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The Oddity of Theodicy
March 20, 2022 at 11 a.m. | Bulletin
“The gardener replied, ‘My friend, let that barren fig tree alone for one more year, until I dig around it and put manure on it. If it bears fruit next year, well and good; but if not, you can cut it down.’” Luke 13:9
Jesus is on the road again, heading to Jerusalem and his destiny. But people come up to him with news of bad things happening: Pilate killing worshippers in the temple, a tower falling down on top of people. What did they do to deserve that?
Jesus has an answer: “Nothing. They did nothing, and they didn’t deserve that.”
The question, Why do bad things happen to good people? is one that we all ask ourselves from time to time. If God is both all-loving and all-powerful (admittedly, big ‘ifs’), how could God allow innocent children to be bombed in Mariupol? Why are families starving in Tigray, Ethiopia? What sickness could cause a shooter to target sleeping un-housed persons this week in NYC and Washington, DC?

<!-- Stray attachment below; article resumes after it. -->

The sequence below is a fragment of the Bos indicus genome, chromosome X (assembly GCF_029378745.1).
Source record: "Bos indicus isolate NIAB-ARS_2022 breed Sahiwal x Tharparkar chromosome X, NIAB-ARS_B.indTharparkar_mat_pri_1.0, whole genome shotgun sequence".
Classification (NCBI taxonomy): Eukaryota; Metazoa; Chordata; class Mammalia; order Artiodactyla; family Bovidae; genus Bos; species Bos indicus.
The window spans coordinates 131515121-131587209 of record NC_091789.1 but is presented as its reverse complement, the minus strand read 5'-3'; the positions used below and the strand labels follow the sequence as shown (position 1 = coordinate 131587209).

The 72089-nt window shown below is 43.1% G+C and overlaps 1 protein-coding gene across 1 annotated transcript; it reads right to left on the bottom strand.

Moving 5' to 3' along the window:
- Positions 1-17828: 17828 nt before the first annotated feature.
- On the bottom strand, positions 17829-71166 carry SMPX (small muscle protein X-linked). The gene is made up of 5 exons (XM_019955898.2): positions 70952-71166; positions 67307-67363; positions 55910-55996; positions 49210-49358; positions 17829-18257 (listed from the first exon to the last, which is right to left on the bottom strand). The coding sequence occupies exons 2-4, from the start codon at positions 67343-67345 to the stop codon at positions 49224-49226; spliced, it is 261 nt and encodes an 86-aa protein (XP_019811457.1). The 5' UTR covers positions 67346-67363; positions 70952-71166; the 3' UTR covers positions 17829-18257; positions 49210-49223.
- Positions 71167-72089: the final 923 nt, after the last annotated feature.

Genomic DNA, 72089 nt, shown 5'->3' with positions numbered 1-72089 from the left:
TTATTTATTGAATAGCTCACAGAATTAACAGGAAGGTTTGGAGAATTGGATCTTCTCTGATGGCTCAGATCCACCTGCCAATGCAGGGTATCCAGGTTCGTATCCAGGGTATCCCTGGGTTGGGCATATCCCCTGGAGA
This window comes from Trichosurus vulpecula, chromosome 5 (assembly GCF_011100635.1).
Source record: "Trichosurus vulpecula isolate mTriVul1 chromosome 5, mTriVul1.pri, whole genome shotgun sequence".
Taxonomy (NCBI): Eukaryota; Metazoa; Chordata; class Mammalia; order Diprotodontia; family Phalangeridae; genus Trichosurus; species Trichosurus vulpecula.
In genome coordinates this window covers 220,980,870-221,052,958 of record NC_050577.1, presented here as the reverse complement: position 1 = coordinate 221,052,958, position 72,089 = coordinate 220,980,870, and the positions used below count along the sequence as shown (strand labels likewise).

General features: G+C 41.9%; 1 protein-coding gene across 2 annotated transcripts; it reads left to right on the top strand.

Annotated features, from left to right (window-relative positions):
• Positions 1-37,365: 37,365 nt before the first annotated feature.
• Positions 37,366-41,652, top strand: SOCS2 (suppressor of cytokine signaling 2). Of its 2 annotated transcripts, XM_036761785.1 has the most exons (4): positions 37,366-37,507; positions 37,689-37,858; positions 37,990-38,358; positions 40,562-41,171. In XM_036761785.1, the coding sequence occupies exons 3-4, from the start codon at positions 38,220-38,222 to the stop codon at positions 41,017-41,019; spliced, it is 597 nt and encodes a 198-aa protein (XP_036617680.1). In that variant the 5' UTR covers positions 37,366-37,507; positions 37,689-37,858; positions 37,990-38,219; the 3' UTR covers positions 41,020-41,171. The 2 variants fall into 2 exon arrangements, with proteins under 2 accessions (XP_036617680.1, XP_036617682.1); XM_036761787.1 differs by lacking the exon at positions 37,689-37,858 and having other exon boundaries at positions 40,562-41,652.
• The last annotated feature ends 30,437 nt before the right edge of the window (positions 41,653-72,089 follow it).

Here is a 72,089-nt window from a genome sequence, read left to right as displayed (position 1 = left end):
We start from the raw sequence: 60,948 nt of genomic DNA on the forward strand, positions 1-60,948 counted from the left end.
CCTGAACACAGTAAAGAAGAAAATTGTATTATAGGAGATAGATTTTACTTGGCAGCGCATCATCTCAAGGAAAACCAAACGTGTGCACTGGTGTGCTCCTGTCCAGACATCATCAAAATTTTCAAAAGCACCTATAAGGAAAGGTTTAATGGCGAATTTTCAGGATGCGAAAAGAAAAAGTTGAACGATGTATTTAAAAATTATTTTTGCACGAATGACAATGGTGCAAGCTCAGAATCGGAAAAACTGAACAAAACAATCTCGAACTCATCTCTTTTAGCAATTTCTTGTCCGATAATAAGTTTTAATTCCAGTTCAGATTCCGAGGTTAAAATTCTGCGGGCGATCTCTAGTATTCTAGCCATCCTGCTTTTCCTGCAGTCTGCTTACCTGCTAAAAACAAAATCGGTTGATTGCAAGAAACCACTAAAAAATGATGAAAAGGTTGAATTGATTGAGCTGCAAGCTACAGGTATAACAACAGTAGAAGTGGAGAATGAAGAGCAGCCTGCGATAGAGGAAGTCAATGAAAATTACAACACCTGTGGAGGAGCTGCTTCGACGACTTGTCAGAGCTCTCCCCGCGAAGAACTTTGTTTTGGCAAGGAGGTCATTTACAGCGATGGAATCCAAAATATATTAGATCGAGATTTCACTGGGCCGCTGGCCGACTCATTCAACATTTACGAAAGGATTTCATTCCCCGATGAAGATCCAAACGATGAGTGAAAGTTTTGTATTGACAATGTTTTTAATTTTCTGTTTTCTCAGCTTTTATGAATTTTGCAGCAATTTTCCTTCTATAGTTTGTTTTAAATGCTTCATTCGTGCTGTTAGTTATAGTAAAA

Theologians call this the problem of ‘theodicy’, literally putting God on trial. Jesus, though, sidesteps the question. ‘Don’t go blaming people for what terrible thing happened to them,’ he seems to say, ‘what they did or didn’t do. And don’t blame God either. Think about your own life; get your own act together. Change your direction. Who do you want to be? What (and who) are you going to stand for?’
‘Besides,’ Jesus says, with this parable of the fig tree, ‘our gardener God is a God of second chances.’ And more than that, God will work with us, give us grace, supply our needs, fertilize our souls, so that the lives we lead might speak well of us.
‘May the life I lead,’ the song goes, ‘speak for me.’
See you Sunday,